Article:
Casarabonela is a municipality in the province of Malaga, in Andalusia, that covers a central area of the province, situated in the Sierra de las Nieves region. The urban core of Casarabonela presents the typical aspect of a white village with Arabic ancestry, whitewashed houses, barred windows, a few balconies and Arabic tiles on the rooftops of the houses.
There have been found remains that reflect an important activity during the prehistoric period, as well as proof of cave occupations in the municipality, and amongst these cave paintings and burials.
The Iberian period still maintained a certain level of population in the area, as they found ceramics that reflects this, like the watchtower in the Quejigo Fountain; but it was during the roman period when an important population increase was detected with archaeological sites in the surroundings of the urban core and an occupation from the high-imperial period until the Visigoth invasion.
After the Arab conquest, the village was known as Qasr Bunayra, a very similar name to how we know it today, possibly Casarabonela originated from the need to make its pronunciation easier after the Christian invasion and conquest. It was in the mid-13th century when Casarabonela became an important defensive asset when facing the Christian invasion.
It was in the late 15th century when Casarabonela was defeated by the invaders, on the 2nd of June 1485, and in 1574 it finally received the title of a village from Felipe II.
The religious fervour and the reigning intransigence after the conquest made the lives of the Moors that had remained in these lands by becoming Christians, impossible so they ended up running away. It was that same religious fervour, typical of the Spanish middle ages that impelled the construction of religious buildings during the 17th and 18th century like the Veracruz chapel built upon an old mosque; whilst the population continued to increase with the arrival of Christians from villages nearby.
During the War of Independence in 1810, Napoleon Bonaparte spent the night in Casarabonela before heading to Malaga. It was in these Malaga villages where the bandits arose and rebelled against the French invasion.
There are several different places that we recommend to visit:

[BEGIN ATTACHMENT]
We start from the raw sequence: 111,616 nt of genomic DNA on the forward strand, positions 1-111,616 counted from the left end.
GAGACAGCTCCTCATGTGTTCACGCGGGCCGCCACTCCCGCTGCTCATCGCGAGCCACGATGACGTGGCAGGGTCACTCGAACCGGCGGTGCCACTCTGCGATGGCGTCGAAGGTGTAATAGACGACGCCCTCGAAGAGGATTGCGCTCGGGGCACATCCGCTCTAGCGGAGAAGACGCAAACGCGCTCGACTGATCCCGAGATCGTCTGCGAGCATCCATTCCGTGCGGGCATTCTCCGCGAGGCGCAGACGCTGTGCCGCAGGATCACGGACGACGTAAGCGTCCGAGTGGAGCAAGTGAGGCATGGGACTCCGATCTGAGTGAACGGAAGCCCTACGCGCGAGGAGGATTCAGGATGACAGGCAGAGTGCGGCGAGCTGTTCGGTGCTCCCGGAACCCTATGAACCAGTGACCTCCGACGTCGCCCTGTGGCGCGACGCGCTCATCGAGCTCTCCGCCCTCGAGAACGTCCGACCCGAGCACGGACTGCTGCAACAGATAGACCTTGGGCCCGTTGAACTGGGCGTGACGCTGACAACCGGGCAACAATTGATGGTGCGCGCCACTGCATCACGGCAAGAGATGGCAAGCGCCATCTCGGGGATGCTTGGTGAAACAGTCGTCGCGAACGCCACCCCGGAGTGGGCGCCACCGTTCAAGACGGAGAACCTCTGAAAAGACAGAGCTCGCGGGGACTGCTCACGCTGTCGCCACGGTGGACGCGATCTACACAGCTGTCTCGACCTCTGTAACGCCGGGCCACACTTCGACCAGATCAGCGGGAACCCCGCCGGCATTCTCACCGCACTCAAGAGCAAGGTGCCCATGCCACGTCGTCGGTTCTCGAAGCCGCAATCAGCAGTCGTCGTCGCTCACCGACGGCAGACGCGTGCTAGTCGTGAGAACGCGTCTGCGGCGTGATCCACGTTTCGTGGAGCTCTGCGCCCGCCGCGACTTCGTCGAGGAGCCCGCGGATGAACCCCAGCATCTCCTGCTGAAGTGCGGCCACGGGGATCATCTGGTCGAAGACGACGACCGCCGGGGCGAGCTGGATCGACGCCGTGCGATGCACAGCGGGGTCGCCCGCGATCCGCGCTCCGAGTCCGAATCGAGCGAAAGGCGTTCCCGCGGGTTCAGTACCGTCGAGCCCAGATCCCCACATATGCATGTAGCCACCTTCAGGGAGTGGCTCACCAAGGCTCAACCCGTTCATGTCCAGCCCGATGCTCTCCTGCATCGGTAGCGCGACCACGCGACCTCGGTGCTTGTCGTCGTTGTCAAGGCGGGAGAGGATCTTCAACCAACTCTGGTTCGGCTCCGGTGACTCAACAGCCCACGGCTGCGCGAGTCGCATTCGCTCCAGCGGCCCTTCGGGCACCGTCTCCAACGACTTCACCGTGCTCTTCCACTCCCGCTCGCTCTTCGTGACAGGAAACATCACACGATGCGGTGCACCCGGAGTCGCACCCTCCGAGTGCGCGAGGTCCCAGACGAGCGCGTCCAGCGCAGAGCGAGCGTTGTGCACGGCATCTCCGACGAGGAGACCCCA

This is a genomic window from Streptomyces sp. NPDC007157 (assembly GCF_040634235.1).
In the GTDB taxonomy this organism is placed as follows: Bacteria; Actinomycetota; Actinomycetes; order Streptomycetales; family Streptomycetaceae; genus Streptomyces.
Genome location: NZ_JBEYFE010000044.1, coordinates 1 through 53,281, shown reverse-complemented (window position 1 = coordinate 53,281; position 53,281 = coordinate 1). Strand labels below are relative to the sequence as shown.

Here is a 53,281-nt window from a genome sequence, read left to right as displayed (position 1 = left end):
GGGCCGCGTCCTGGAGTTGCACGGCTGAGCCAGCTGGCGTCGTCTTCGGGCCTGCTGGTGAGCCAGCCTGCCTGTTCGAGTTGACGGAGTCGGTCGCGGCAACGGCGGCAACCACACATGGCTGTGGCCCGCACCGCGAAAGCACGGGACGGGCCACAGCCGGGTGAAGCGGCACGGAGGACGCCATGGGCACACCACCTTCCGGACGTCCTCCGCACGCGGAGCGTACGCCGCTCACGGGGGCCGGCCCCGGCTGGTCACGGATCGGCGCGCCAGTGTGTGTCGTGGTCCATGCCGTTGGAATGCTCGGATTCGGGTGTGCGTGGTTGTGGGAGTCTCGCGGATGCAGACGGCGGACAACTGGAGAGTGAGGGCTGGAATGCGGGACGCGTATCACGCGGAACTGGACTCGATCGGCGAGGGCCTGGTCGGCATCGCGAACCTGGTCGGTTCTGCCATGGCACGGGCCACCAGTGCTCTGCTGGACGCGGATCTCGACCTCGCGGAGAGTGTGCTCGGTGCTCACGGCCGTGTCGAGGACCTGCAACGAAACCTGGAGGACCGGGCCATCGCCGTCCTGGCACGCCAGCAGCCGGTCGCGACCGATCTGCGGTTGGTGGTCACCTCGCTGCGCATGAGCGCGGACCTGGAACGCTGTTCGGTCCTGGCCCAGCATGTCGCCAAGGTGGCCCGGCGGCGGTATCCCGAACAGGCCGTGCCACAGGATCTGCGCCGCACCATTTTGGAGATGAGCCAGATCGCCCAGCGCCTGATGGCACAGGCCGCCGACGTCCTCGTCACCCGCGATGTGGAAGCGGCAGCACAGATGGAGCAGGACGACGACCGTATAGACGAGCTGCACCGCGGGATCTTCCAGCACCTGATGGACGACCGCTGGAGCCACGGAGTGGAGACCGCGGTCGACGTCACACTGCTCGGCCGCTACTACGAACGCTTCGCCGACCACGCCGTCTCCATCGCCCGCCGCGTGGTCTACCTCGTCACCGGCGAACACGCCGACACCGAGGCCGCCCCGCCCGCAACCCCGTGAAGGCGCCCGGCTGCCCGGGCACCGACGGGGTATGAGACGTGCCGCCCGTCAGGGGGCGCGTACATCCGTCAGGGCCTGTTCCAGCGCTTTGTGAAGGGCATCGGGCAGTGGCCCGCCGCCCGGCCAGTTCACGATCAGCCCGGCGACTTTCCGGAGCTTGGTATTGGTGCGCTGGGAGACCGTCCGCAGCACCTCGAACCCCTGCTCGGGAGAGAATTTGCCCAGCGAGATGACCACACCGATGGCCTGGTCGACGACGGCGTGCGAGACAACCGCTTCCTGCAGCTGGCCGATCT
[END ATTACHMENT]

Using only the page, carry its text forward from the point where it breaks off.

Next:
A 9th century Arab castle
Possibly originally roman, and was the neuralgic centre of the revolt in the year 922, as well as an important fortress in the war against the Christians who managed to finally conquer it in 1485 using it as a military fortress until the 18th century. If you visit, you’ll also be able to see a model that explains the life in Al-Andalus.
Los Mizos Windmill
Used till only a few years ago, it was a windmill complex used to obtain olive oil. The windmill is now open to the public and hosts a collection of agricultural tools from back then.
'Mora i Bravard' botanical cactus garden
In this garden we’ll find one of the best cactus collections with over 2500 species.
An originally roman bridge although with a medieval structure as it had to be reformed. It’s located in the lowest part of the village, by a stream.
Spouts and Fountains
The water is Casarabonela’s identity sign, having their own bottled water that’s commercialised all over Spain. Fountains have been recovered and decorated with historical motifs.
Inaugurated in 1860 and located in the upper part of the village.
We’ll find this garden at the foot of the Arab fortress which is a representation of how the garden looked during the Arab kingdom.
Religious museum and buildings
There’s a museum with religious art from the Christians over the passage of time with quite a representative display. The Christian conquest also left us several religious buildings like a 16th century church and two chapels from the 17th and 18th century.
There are several bus lines that will take us to Casarabonela from Malaga every day of the week, although the timetable may change on bank holidays:
- Casarabonela to Malaga line
- Malaga to Casarabonela line
Casarabonela is situated between Ronda and Malaga, to get there we must head towards Cartama, Pizarra and then follow the directions to Casarabonela. If you don’t have a vehicle of your own you can either catch a bus or hire a car in Malaga with us, with or without GPS to make the route a lot easier. On the map below you can observe the most recommended route to Casarabonela:
Town council: C/ Real, 5 - 29566 Casarabonela
Phone: +34 952 456 067
Official website: Ayuntamiento de Casarabonela.